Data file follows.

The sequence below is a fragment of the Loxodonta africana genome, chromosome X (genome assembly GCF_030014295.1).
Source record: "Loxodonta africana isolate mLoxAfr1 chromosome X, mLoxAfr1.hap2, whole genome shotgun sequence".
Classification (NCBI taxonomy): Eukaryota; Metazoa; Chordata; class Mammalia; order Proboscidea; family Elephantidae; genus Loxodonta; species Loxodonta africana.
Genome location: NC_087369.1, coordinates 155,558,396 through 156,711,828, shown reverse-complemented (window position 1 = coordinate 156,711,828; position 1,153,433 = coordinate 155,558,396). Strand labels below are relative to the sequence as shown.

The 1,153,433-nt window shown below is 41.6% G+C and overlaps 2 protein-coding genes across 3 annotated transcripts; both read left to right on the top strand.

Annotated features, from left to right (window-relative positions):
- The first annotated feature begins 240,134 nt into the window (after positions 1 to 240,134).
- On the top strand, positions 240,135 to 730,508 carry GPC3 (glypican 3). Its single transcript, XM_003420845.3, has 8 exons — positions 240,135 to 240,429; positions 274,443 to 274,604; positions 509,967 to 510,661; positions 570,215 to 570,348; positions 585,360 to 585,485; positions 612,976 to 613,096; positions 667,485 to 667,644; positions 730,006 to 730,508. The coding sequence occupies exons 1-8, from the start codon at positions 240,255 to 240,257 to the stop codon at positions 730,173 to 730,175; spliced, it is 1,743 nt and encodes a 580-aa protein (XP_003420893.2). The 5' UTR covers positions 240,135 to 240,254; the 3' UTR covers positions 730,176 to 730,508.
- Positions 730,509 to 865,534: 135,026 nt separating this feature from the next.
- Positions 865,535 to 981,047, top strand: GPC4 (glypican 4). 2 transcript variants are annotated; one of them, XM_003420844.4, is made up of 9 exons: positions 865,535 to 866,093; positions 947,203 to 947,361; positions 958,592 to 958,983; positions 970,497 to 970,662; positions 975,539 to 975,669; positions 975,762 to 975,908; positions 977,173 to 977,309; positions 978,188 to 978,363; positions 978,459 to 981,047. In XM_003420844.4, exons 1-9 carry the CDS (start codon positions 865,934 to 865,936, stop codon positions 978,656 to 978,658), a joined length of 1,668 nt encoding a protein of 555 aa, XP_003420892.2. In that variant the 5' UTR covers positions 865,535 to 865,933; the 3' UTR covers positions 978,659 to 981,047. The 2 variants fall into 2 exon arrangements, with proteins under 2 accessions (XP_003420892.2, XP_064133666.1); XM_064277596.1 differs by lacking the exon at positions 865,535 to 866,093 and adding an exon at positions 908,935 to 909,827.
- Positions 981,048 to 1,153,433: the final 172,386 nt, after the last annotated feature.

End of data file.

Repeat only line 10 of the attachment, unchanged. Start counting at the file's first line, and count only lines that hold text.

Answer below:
- Positions 865,535 to 981,047, top strand: GPC4 (glypican 4). 2 transcript variants are annotated; one of them, XM_003420844.4, is made up of 9 exons: positions 865,535 to 866,093; positions 947,203 to 947,361; positions 958,592 to 958,983; positions 970,497 to 970,662; positions 975,539 to 975,669; positions 975,762 to 975,908; positions 977,173 to 977,309; positions 978,188 to 978,363; positions 978,459 to 981,047. In XM_003420844.4, exons 1-9 carry the CDS (start codon positions 865,934 to 865,936, stop codon positions 978,656 to 978,658), a joined length of 1,668 nt encoding a protein of 555 aa, XP_003420892.2. In that variant the 5' UTR covers positions 865,535 to 865,933; the 3' UTR covers positions 978,659 to 981,047. The 2 variants fall into 2 exon arrangements, with proteins under 2 accessions (XP_003420892.2, XP_064133666.1); XM_064277596.1 differs by lacking the exon at positions 865,535 to 866,093 and adding an exon at positions 908,935 to 909,827.